Kevin and the copywriter
NBA PR flacks keep telling me that Oklahoma City Thunder superstar Kevin Durant is "just like any 22-year-old kid." They say he does not have a torrid affair going with his wallet or his mirror or his league-stomping 29 points per game. "Perfectly normal," they insist.
So I called their bluff. I met Durant in Chicago, and I brought along a perfectly normal 23-year-old kid -- my son, Jake. We all three met in a hotel lobby and plopped down on a couch.
"Let's compare lives! Want to?" I said.
Wages: Kevin makes an average of $17 million a year playing for the Thunder, plus $8.5 million a year from Nike.
Jake, a student at Chicago Portfolio School, makes about $5,400 a year as a part-time barista. That's $8.95 an hour, or about $103,649 an hour less than Kevin. Then again, Kevin doesn't get tips.
Home: Kevin rents a seven-bedroom, 10,000-square-foot mansion in Oklahoma City with its own theater.
Jake rents half of a 450-square-foot apartment. His bedroom has no closet, so he keeps his clothes on two chairs at the foot of his bed. It's above a stitch-'em-up medical center. "It's open 24/7," Jake says, "for round-the-clock stabbing convenience."
Cars: Kevin owns a sweet conversion van with TVs, an Xbox, and a pull-out bed. He also has a $128,000 Mercedes S63 AMG and a Maybach, whose price he won't discuss, though Diddy just bought his 16-year-old son one for $360,000.
Jake takes the bus or walks between home, his job and portfolio school. It's 20 minutes between all three. It forms a kind of ragged isosceles triangle, as does the hole in his right shoe.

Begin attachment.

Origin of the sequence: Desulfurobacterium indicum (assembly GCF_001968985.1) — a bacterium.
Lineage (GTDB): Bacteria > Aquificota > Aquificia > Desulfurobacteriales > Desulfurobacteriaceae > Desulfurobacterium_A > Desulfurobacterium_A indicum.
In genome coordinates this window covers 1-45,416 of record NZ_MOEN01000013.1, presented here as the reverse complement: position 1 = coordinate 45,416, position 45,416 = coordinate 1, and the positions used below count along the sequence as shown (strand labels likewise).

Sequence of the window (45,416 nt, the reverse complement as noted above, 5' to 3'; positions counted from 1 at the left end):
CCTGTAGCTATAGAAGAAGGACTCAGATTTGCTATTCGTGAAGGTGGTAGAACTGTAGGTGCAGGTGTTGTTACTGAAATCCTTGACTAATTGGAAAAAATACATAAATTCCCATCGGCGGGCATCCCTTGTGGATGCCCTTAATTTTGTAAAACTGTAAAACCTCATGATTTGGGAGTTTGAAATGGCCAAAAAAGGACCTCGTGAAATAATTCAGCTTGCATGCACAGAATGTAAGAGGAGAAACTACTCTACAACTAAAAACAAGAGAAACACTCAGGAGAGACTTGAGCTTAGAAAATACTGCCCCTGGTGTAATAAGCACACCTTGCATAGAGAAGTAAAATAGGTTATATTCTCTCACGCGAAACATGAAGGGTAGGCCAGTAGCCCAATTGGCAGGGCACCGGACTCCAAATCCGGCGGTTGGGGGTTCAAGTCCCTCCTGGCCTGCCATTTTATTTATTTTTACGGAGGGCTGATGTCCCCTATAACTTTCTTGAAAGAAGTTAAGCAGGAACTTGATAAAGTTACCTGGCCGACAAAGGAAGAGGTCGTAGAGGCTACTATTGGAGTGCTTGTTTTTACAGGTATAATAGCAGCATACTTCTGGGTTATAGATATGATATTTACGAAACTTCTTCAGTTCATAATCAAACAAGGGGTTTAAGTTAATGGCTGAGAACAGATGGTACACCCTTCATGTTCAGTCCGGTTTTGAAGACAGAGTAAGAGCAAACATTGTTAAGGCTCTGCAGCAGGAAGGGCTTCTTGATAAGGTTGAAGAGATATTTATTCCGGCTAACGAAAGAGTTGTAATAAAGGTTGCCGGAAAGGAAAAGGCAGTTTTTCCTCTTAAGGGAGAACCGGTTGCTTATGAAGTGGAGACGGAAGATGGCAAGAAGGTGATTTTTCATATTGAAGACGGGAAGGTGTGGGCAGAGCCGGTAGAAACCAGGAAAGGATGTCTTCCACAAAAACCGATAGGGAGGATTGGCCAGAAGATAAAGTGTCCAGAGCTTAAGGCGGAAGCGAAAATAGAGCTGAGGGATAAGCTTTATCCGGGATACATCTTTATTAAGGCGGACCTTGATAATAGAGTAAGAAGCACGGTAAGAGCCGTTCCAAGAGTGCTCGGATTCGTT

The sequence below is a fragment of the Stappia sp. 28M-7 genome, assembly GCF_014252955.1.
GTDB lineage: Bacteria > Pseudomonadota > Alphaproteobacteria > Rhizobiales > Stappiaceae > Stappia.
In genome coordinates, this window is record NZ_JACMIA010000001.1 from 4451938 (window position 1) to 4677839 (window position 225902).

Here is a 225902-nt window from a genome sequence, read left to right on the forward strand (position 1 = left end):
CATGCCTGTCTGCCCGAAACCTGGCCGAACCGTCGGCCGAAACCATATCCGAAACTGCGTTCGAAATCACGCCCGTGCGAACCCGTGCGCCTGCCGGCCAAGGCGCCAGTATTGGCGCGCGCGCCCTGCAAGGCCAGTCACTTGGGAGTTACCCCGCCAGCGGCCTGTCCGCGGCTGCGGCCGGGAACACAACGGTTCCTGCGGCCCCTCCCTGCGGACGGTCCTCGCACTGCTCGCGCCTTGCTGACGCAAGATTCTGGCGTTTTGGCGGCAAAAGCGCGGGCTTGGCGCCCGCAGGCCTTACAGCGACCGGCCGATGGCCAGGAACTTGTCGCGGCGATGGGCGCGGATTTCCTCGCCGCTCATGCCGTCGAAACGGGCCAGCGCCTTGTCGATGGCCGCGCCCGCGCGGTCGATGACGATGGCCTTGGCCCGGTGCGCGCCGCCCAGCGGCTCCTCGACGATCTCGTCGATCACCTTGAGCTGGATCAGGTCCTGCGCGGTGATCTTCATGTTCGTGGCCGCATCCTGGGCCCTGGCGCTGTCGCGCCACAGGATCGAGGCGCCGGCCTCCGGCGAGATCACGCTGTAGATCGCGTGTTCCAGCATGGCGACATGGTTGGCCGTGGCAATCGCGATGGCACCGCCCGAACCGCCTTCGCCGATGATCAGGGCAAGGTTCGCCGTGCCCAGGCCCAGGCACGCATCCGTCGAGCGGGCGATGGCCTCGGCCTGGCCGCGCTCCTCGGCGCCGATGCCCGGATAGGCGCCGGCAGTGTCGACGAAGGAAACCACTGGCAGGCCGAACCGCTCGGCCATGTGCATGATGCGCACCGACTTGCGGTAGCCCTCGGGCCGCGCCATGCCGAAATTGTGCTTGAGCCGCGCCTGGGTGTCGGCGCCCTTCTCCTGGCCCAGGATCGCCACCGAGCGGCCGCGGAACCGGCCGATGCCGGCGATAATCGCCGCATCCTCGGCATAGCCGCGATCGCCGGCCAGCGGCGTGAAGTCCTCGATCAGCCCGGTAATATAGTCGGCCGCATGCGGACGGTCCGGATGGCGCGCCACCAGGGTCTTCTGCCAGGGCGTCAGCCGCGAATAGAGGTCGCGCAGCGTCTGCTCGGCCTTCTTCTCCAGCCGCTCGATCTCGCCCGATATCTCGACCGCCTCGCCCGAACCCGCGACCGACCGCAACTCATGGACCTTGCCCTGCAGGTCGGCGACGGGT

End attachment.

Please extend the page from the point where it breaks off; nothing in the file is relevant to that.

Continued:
Hopes and dreams: Kevin wants to win an Olympic ring, a mess of NBA rings and more NBA scoring titles.
Kevin wants to win an Olympic ring, a mess of NBA rings and more NBA scoring titles. Jake is trying to beat the high score on the Ms. Pac-Man in the laundromat down the street.”
"How many [scoring titles] did Jordan win?" he asks.
"Whoa! OK, then 11. I can dream, can't I?"
How many rings would you like?
"How many years do most guys play?"
Stars play about 15.
"OK, then I want to win 12 rings. I'm not guaranteeing, I'm just saying."
Right now, he and point guard Russell Westbrook are averaging a combined 51.5 points a game. Nineteen years ago, Jordan and Scottie Pippen combined for 52.5 per game. Can the Oklahoma City Young Guns be that good?
"We can be as big as anybody if we work hard," Kevin says.
Jake is trying to beat the high score on the Ms. Pac-Man in the laundromat down the street. "I'm seventh right now, but the thing's been plugged in since the '60s, so "
Shopping: Kevin goes into Nordstrom "about every two weeks" and spends between $500 and $600. As we speak, he's wearing a beautiful high-collared cashmere white number.
Jake refuses much help from his fretting parents and is bent on making it mostly on his own, so he shops at Goodwill sometimes.
"It's sad when you're in there in October and realize you're the only one not shopping for Halloween costumes."
Recent moment of glory: Kevin was just named the Western Conference Player of the Week after scalding New Orleans with 43 points, and he will start for the West in the All-Star Game on Feb. 19 in L.A.
Jake just shimmied out on the ledge of his apartment building in a snowstorm, at 3 a.m., to unplug the stitch-'em-up medical center's huge neon sign outside his bedroom window. He did it with a deconstructed coat hanger and his roommate holding him by the pants legs. He had to. The sign was so bright he couldn't sleep.
"Really?" Kevin says, awestruck. "Man, that sounds like a movie!"
Annoyances: Kevin gets calls every day from people asking for something. "Shoes, clothes, tickets, money," he says. "A thousand here, $500 here, $25,000 there. I don't mind [giving it] if it's friends who're struggling. But people just think money grows on trees. My mom used to say that when I was a kid. Now I know what she meant."